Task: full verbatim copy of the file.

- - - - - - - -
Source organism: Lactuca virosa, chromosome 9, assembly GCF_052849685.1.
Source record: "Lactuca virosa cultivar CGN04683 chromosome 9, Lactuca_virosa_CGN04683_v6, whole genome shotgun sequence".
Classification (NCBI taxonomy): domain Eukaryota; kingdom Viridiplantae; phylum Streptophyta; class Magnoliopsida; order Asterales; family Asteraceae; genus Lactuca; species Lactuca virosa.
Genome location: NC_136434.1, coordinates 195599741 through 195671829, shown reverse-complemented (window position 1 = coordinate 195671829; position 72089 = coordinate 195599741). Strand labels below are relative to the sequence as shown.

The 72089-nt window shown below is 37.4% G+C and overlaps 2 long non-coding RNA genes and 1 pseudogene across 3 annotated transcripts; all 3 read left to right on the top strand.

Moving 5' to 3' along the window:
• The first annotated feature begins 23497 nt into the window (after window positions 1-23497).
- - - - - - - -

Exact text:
Source organism: Lactuca virosa, chromosome 9, assembly GCF_052849685.1.
Source record: "Lactuca virosa cultivar CGN04683 chromosome 9, Lactuca_virosa_CGN04683_v6, whole genome shotgun sequence".
Classification (NCBI taxonomy): domain Eukaryota; kingdom Viridiplantae; phylum Streptophyta; class Magnoliopsida; order Asterales; family Asteraceae; genus Lactuca; species Lactuca virosa.
Genome location: NC_136434.1, coordinates 195599741 through 195671829, shown reverse-complemented (window position 1 = coordinate 195671829; position 72089 = coordinate 195599741). Strand labels below are relative to the sequence as shown.

The 72089-nt window shown below is 37.4% G+C and overlaps 2 long non-coding RNA genes and 1 pseudogene across 3 annotated transcripts; all 3 read left to right on the top strand.

Moving 5' to 3' along the window:
• The first annotated feature begins 23497 nt into the window (after window positions 1-23497).